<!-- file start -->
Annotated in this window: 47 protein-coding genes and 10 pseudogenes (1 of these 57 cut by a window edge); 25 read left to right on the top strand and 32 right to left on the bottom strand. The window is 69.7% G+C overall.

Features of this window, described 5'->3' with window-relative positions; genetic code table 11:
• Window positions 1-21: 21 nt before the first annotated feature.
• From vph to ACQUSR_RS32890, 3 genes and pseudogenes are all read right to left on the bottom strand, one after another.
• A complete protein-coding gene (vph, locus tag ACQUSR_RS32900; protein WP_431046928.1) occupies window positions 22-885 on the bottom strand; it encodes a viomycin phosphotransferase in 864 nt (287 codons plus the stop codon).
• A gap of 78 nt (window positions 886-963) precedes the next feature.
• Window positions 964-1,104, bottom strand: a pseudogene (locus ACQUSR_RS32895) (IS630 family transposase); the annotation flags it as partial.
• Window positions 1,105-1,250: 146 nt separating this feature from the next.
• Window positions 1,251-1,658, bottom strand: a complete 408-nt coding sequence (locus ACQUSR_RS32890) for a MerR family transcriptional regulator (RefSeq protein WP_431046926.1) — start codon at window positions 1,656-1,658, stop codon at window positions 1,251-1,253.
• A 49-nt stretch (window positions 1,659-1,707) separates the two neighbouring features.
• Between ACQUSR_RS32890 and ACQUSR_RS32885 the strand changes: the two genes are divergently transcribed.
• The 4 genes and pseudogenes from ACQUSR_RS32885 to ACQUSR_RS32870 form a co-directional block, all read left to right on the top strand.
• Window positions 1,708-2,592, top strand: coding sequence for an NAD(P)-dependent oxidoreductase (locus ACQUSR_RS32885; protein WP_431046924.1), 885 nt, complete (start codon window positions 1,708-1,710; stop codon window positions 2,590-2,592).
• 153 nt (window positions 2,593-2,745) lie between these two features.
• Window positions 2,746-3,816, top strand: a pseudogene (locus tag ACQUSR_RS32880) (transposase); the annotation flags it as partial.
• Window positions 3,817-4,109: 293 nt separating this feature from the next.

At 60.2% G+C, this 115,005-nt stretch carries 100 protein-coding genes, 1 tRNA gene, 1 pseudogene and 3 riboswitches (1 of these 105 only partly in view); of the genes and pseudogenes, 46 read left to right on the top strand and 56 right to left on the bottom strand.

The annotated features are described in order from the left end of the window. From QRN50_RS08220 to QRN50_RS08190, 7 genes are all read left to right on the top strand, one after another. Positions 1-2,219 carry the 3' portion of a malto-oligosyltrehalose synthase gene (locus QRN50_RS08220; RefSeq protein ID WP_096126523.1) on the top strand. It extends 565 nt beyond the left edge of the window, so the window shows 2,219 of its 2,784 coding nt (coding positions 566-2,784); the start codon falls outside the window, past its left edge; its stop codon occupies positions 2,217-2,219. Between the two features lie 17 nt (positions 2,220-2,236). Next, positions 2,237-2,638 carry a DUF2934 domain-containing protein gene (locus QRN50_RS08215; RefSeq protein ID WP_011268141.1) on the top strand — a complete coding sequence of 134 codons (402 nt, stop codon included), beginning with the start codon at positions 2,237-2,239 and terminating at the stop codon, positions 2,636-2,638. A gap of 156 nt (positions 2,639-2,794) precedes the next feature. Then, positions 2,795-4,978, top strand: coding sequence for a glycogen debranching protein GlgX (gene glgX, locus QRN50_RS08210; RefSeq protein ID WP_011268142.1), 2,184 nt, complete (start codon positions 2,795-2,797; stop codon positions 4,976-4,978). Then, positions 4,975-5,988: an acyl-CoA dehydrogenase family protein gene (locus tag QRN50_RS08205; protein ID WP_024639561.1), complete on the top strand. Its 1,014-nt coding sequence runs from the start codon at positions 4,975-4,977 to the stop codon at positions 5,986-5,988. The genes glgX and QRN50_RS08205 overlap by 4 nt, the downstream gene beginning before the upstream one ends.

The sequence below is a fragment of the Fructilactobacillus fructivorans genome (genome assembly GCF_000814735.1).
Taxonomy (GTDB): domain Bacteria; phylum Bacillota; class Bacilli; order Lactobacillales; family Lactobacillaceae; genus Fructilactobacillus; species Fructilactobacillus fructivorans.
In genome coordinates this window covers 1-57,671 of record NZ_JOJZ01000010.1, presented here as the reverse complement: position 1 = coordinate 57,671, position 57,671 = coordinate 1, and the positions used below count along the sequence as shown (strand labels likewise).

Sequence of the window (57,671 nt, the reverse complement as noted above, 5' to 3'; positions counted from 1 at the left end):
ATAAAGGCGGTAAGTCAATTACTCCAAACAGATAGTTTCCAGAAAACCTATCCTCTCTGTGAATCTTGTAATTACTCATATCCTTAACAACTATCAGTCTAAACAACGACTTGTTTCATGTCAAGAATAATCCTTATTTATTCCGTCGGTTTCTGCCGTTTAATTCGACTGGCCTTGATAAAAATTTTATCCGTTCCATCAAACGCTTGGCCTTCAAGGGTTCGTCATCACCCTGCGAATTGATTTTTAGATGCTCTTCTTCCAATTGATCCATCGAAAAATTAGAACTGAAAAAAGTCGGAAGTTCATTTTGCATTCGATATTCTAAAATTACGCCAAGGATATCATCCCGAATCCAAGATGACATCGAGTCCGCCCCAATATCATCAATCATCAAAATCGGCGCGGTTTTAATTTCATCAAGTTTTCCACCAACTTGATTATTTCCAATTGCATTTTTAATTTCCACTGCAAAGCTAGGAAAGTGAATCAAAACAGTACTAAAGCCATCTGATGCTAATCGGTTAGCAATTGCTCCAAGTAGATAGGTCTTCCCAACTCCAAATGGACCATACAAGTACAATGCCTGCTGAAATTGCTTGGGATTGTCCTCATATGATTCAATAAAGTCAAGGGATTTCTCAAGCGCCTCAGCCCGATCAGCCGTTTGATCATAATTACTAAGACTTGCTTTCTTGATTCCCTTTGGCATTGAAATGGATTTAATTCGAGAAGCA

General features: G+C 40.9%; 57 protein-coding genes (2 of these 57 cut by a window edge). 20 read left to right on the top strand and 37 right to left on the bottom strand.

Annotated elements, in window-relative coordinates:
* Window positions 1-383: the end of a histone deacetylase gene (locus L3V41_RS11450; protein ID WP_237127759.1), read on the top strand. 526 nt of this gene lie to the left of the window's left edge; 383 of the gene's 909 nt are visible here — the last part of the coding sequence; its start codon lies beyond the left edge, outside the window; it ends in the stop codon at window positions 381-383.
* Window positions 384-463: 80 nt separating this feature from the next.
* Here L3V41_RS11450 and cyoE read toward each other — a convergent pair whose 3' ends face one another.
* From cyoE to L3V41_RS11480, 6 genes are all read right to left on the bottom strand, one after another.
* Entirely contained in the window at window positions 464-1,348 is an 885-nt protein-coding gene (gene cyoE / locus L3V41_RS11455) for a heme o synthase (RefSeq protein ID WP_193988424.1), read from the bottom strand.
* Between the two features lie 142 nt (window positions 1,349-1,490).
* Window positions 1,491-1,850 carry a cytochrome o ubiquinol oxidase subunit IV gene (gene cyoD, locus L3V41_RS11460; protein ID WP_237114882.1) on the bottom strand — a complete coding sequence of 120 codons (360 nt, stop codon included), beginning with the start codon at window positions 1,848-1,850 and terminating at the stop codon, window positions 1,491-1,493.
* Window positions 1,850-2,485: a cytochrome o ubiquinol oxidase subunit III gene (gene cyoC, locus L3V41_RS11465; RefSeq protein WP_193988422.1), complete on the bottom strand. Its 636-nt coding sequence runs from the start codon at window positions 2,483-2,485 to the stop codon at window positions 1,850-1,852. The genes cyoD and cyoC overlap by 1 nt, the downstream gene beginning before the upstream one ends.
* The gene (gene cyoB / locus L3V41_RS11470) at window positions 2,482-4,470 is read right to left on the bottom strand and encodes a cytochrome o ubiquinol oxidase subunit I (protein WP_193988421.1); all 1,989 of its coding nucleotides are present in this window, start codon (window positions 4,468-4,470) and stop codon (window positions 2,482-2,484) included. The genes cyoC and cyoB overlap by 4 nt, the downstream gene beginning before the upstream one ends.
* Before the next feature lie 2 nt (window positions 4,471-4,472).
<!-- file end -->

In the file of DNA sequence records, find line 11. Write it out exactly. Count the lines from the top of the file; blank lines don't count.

• Between ACQUSR_RS32890 and ACQUSR_RS32885 the strand changes: the two genes are divergently transcribed.